The Molina trade makes sense for everyone

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My first thought when I saw that the Giants were unloading Bengie Molina on the Rangers last night: Wow, if the Mets had only gone multiple years and, like, ten million bucks, he could have been theirs! My next thought:  this works for everyone involved.

The Giants needed to find a permanent home for Buster Posey. They also needed to find a more comfortable home for Aubrey Huff. Now the former can catch, where his bat is more valuable and the latter can play first base where his glove is less vulnerable. Molina wasn’t hitting to save his life, so this is addition by subtraction as well, and now the Giants can pursue first base and/or left field options if they want to add a much-needed bat.

For the Rangers this makes sense too, if only because they are one of the few teams for which Molina represents an offensive upgrade behind the plate. The Rangers once were so rich in catching talent that there were rumors of the Red Sox shopping Clay Buchholz to Texas to get in on some of that, but for the past year it’s been a nightmare behind the plate. At least now can pencil in Molina behind the plate in the 9th spot of the order and be done fretting about it.

The Chris Ray-to-the-Giants portion of this trade is gravy. With him leaving, and a bunch of cash coming back to Texas, the deal helps the strapped Rangers take on Molina’s salary.  This morning Buster Olney tweeted that this could be a model for a more significant trade by the Rangers inasmuch as, if they send a big ugly contract like Rich Harden plus some added sweetener in the form of better prospects to, say, Seattle, they could still get someone like Cliff Lee.

Makes sense, though in the long term it kinda stinks for Rangers fans that the team has to overpay in terms of prospects simply because the guys in the suits couldn’t get their business and legal house in order fast enough. But such is the way of the world.

Jason Kipnis diagnosed with a strained rotator cuff

CLEVELAND, OH - NOVEMBER 02:  Jason Kipnis #22 of the Cleveland Indians celebrates after scoring a run on a wild pitch thrown by Jon Lester #34 of the Chicago Cubs (not pictured) during the fifth inning in Game Seven of the 2016 World Series at Progressive Field on November 2, 2016 in Cleveland, Ohio.  (Photo by Elsa/Getty Images)
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Indians second baseman Jason Kipnis has been diagnosed with a strained rotator cuff in his right shoulder, MLB.com’s Jordan Bastian reports. Kipnis has received a cortisone shot and will be shut down from throwing for the next four to five days.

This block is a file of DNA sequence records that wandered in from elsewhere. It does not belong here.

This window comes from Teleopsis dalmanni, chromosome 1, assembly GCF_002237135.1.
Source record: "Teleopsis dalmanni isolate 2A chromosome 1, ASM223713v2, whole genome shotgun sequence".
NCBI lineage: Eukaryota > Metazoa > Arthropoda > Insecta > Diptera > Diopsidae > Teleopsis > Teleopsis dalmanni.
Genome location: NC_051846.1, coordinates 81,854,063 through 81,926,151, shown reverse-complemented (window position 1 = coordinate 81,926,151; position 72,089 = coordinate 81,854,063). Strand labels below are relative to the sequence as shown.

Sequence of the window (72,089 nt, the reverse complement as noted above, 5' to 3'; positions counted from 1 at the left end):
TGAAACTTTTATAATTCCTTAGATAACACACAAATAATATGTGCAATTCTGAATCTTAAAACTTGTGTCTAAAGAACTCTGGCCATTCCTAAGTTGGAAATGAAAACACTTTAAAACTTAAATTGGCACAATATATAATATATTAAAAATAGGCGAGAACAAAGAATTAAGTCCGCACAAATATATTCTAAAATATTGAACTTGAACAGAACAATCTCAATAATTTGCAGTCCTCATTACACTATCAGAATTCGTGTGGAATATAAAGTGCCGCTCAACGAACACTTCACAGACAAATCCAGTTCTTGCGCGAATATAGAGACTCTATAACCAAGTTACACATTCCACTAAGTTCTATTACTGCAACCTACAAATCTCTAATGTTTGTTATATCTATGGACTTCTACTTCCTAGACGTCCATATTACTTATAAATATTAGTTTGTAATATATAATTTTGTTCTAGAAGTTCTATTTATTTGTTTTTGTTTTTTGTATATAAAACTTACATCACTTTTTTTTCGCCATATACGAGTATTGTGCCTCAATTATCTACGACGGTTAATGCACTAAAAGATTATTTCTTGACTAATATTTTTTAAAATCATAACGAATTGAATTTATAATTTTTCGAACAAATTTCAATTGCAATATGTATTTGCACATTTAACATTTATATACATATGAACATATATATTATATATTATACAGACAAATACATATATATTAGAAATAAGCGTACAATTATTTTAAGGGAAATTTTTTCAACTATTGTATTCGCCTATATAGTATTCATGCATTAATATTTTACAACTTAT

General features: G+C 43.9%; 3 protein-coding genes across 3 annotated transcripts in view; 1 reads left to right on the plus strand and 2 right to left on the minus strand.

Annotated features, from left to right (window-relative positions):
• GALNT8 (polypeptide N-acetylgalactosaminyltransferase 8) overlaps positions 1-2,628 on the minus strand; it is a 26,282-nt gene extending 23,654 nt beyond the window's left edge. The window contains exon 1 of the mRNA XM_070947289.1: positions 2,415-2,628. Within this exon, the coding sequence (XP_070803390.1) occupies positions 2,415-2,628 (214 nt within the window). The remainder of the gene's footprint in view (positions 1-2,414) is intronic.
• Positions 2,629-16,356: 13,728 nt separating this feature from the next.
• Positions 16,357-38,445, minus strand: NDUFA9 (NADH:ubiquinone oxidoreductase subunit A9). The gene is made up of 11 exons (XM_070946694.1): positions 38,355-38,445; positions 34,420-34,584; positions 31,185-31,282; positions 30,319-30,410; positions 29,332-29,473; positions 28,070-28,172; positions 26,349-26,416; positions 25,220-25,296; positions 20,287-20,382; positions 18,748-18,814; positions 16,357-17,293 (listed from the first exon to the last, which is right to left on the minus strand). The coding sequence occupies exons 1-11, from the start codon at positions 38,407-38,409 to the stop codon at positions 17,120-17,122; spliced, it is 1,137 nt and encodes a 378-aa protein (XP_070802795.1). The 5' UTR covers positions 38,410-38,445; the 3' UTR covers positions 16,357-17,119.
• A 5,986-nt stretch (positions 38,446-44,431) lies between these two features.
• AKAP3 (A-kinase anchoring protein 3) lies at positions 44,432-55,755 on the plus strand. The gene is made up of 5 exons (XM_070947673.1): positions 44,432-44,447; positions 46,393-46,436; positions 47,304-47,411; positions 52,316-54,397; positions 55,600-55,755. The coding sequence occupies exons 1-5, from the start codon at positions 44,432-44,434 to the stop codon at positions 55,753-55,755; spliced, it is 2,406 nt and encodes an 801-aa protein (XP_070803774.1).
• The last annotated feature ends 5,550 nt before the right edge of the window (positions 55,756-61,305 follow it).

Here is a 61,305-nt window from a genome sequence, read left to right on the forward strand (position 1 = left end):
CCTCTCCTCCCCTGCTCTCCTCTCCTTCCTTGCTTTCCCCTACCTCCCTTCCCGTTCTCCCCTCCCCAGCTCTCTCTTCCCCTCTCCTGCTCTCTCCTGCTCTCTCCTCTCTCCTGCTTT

There’s a lot of spring left, so it’s perfectly sensible for the Indians to play it safe with their star player. The club already had Kipnis on a shoulder strengthening program.

Kipnis, 29, helped the Indians to the playoffs after batting .275/.343/.469 with 23 home runs, 92 RBI, 91 runs scored, and 15 stolen bases in 688 plate appearances during the regular season last year. He then helped the Indians reach Game 7 of the World Series against the Cubs, where they were eventually stopped, as he provided a .741 OPS including four homers and eight RBI in 15 playoff games.

Report: Cardinals are scouting Cuban outfielder Luis Robert

ST. LOUIS, MO - APRIL 25: Baseballs sit in the St. Louis Cardinals dugout prior to a game between the Pittsburgh Pirates and the St. Louis Cardinals at Busch Stadium on April 25, 2014 in St. Louis, Missouri. (Photo by David Welker/Getty Images)
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According to Derrick Goold of the St. Louis Post-Dispatch, the Cardinals are keeping an eye on outfield prospect Luis Robert. The 19-year-old left his native Cuba last November and is expected to command interest from multiple MLB teams as he approaches free agency. Goold adds that the Cardinals sent scouts to evaluate Robert’s workouts in the Dominican Republic as recently as last week.

There’s still a good chance that the club won’t get a shot at signing him; as Craig mentioned last month, it seems likely that Major League Baseball won’t declare Robert a free agent until after June 15. By July 2, the new Collective Bargaining Agreement’s policies on international bonuses will go into effect, handcuffing teams with the maximum penalty for bonuses to a $300,000 signing figure for any available international prospect. It’s designed to effectively take away those teams’ abilities to sign additional international talent, and the Cardinals have already spent a reported $9.35 million in bonuses on Venezuelan outfielder Victor Garcia, Cuban outfielders Jonatan Machado and Randy Arozarena and Cuban right-hander Johan Oviedo.

Until the cutoff in mid-June, the Cardinals are likely to continue actively scouting other international talent, including Robert. MLB.com’s Jesse Sanchez quotes an anonymous National League scouting director who describes Robert as the No. 2 talent behind Japanese wunderkind Shohei Otani. The 19-year-old hit .286/.319/.397 with a .716 OPS during a 16-game run in the Canadian-American League in 2016, following up an impressive three-year tenure with the Ciego de Avila in the Cuban National Series from 2013-2015.